Kaiso! Writings by and about Katherine Dunham. Edited by V. Clark and S. Johnson, University of Wisconsin, 2005.

Katherine Dunham on Overcoming 1940s Racism, Jacob's Pillow: Pillow TV, 14 Oct. 2019, https://youtu.be/R_h0PBtv5-c.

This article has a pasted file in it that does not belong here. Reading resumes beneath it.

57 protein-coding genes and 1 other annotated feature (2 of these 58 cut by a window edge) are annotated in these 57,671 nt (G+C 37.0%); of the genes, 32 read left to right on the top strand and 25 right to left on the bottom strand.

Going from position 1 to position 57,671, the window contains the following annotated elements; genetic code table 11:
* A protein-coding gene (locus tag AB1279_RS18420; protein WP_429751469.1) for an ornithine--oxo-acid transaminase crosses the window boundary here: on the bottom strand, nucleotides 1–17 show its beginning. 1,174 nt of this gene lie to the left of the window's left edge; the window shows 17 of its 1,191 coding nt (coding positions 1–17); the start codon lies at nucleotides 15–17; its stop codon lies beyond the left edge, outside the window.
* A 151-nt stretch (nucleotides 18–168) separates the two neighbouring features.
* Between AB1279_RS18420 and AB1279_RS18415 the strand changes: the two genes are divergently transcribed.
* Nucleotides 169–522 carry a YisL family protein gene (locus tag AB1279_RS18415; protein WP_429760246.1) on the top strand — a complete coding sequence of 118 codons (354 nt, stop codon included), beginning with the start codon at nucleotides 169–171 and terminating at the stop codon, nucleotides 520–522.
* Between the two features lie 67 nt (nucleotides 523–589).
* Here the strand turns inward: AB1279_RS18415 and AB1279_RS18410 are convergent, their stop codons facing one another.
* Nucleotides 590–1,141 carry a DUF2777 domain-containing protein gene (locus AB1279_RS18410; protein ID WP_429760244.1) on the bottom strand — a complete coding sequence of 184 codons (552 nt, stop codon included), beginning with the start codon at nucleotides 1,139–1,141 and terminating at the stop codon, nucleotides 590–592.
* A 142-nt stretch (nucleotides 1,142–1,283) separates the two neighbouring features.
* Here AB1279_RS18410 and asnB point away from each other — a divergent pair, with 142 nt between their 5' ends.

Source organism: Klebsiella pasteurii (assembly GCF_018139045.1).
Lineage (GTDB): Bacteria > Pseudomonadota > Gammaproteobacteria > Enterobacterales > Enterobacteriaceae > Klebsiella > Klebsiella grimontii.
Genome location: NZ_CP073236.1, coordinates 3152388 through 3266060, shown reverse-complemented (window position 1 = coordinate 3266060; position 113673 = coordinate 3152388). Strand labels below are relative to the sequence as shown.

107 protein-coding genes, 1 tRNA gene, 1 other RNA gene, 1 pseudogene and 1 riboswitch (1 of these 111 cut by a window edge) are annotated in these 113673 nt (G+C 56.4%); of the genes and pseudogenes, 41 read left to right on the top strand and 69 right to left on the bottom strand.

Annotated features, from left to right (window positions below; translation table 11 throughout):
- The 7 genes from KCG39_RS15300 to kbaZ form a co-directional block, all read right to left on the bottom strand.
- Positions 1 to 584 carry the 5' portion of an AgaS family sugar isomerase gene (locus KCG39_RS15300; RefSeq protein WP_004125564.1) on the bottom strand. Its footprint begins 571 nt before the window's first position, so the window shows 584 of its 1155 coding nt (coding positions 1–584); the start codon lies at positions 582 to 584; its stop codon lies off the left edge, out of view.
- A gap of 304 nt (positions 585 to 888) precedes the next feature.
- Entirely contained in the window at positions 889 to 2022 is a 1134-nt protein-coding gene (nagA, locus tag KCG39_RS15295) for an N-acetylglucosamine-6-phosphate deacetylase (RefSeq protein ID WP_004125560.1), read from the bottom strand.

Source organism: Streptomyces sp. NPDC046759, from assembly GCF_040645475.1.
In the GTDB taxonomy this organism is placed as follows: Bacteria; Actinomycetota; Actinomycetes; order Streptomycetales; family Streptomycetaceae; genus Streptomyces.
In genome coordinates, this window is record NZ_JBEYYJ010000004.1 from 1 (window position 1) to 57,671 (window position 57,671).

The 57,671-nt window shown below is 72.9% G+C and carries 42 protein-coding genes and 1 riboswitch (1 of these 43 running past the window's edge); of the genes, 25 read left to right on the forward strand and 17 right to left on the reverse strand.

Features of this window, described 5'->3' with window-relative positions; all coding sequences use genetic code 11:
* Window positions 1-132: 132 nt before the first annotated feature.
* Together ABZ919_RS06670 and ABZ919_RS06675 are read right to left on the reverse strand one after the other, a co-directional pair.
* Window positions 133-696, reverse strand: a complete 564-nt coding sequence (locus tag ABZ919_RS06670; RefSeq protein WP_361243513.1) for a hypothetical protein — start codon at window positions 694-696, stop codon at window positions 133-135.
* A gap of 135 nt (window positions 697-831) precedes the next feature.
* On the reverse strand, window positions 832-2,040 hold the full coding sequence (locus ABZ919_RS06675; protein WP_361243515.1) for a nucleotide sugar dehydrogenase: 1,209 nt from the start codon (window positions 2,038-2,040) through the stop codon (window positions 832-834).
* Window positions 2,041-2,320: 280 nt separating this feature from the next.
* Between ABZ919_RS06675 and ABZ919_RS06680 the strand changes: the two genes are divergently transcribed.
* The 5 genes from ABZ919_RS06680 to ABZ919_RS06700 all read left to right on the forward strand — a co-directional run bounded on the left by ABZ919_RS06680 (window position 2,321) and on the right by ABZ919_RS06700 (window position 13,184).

Susannah “Sukie” Keita (MFA) is director of the Dance Department at Grand Canyon University where she has founded degree programs in dance and dance education. She leads the pre-professional student company, Ethington Dance Ensemble, and engages K-5 grade youth in metropolitan Phoenix with the GCU Elementary Dance Tour. A graduate of the University Of Arizona School Of Dance, she became a certified teacher of the Katherine Dunham Technique, specializing in jazz and modern. She serves as Pedagogy Chair for the Institute of Dunham Technique Certification and past-president of the Arizona Dance Education Organization. A veteran K-12 dance educator, her focus is to build cultural competencies among future dance educators through a holistic study of dance.